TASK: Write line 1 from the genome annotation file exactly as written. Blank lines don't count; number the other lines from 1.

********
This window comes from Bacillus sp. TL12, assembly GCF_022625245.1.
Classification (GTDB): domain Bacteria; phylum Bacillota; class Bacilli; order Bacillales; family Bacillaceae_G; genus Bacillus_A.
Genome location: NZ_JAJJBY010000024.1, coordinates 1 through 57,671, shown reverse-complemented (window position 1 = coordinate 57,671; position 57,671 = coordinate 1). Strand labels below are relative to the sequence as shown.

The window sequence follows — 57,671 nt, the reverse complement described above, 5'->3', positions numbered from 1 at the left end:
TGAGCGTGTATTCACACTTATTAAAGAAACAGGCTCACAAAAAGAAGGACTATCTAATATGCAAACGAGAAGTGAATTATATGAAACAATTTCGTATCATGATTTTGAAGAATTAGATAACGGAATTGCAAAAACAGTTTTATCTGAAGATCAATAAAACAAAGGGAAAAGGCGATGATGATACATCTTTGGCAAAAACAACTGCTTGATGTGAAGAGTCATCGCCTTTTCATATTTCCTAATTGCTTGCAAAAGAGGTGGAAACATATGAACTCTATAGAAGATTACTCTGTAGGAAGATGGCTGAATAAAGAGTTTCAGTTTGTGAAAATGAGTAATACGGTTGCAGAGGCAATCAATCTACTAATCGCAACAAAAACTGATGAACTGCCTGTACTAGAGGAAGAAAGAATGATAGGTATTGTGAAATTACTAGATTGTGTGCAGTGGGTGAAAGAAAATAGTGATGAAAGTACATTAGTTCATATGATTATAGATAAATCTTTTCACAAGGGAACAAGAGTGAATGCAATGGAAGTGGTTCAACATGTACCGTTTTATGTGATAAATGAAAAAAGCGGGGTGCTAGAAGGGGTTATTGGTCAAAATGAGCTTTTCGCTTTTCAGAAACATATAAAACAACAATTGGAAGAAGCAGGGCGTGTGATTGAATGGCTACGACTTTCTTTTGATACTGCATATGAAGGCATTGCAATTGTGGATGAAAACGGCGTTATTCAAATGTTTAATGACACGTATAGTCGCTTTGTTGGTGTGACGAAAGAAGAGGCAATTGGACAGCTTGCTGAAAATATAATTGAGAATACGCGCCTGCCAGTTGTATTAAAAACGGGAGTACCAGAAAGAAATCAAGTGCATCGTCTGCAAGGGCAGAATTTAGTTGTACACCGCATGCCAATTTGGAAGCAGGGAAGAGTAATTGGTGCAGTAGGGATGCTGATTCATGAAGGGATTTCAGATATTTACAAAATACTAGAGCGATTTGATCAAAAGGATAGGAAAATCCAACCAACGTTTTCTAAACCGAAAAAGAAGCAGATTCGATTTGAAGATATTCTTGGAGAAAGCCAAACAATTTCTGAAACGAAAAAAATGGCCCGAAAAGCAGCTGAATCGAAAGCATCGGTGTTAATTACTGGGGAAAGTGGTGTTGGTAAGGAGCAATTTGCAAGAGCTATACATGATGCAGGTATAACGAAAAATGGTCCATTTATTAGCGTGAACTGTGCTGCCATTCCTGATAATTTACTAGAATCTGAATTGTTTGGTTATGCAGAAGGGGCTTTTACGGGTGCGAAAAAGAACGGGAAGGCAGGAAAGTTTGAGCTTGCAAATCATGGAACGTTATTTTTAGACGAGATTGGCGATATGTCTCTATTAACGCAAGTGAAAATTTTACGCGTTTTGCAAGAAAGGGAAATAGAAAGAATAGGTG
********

This window comes from Bacillus sp. TL12, assembly GCF_022625245.1.